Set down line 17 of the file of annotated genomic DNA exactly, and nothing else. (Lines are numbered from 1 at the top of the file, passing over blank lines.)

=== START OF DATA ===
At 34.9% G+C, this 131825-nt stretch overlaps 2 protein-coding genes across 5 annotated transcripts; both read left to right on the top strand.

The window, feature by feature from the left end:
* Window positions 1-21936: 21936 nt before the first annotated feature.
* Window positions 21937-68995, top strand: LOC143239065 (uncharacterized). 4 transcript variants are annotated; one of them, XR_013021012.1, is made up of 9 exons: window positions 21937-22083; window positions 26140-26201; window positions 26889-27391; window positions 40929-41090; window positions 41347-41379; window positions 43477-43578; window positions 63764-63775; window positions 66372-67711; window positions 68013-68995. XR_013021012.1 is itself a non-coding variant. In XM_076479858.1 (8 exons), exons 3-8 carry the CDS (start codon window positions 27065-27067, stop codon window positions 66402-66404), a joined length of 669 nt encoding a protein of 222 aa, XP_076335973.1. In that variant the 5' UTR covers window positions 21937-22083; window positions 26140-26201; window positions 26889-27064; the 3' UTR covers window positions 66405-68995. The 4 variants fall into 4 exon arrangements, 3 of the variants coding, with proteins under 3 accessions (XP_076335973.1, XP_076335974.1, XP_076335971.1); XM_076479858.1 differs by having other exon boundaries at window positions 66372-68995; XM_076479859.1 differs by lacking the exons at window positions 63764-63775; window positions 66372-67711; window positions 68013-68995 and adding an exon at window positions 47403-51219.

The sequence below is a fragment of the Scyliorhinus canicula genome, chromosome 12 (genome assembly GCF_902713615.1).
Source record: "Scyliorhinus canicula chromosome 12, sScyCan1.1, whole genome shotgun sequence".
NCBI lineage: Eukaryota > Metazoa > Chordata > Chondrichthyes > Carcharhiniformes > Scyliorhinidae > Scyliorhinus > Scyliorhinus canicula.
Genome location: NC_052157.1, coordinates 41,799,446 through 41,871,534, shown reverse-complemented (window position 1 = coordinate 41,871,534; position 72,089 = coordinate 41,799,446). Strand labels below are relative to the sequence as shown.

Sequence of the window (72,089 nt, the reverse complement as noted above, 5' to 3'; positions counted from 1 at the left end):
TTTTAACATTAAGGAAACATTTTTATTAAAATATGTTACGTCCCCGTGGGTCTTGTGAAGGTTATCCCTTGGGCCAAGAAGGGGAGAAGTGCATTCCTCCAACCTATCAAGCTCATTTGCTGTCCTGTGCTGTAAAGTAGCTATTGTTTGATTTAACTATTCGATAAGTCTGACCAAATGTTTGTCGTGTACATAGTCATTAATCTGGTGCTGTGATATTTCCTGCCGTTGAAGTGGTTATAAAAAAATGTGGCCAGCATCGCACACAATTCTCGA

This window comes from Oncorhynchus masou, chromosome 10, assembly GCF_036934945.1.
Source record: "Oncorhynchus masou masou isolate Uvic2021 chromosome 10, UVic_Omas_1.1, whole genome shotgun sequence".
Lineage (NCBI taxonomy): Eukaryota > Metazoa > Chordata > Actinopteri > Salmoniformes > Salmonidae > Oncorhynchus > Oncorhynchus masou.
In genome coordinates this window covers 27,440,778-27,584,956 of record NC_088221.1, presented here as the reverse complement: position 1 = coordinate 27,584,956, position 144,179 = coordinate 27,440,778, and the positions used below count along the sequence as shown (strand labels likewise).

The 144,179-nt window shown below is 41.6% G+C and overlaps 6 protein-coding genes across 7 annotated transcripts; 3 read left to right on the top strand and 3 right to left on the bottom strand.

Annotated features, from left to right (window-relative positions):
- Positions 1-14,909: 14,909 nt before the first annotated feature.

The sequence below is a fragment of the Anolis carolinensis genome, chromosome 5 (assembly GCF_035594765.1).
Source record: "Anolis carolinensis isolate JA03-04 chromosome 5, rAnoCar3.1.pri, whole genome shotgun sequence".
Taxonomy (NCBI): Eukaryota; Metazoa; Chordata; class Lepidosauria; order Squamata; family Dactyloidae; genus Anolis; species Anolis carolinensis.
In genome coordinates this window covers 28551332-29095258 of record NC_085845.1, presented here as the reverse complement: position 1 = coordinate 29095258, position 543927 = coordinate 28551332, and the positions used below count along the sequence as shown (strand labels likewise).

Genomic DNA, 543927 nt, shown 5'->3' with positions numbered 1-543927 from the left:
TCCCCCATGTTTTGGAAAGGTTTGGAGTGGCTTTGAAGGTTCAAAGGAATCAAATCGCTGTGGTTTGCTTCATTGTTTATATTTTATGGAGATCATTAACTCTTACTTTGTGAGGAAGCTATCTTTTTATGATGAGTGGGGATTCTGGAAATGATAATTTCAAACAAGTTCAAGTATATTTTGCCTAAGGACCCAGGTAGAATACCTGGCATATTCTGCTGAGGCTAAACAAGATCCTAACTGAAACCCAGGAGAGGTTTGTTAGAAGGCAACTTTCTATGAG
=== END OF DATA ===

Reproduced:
- Positions 1-14,909: 14,909 nt before the first annotated feature.